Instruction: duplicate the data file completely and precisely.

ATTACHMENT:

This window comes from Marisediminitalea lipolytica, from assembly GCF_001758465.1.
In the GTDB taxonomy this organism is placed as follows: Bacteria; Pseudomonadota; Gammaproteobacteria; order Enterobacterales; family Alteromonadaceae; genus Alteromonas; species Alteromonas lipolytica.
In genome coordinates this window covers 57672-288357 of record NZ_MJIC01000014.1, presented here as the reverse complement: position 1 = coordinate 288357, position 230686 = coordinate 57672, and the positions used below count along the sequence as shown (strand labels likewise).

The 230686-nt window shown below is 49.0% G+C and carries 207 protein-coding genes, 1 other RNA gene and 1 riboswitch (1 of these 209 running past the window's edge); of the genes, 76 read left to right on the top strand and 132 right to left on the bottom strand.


This window comes from Marisediminitalea lipolytica, from assembly GCF_001758465.1.
In the GTDB taxonomy this organism is placed as follows: Bacteria; Pseudomonadota; Gammaproteobacteria; order Enterobacterales; family Alteromonadaceae; genus Alteromonas; species Alteromonas lipolytica.
In genome coordinates this window covers 57672-288357 of record NZ_MJIC01000014.1, presented here as the reverse complement: position 1 = coordinate 288357, position 230686 = coordinate 57672, and the positions used below count along the sequence as shown (strand labels likewise).

The 230686-nt window shown below is 49.0% G+C and carries 207 protein-coding genes, 1 other RNA gene and 1 riboswitch (1 of these 209 running past the window's edge); of the genes, 76 read left to right on the top strand and 132 right to left on the bottom strand.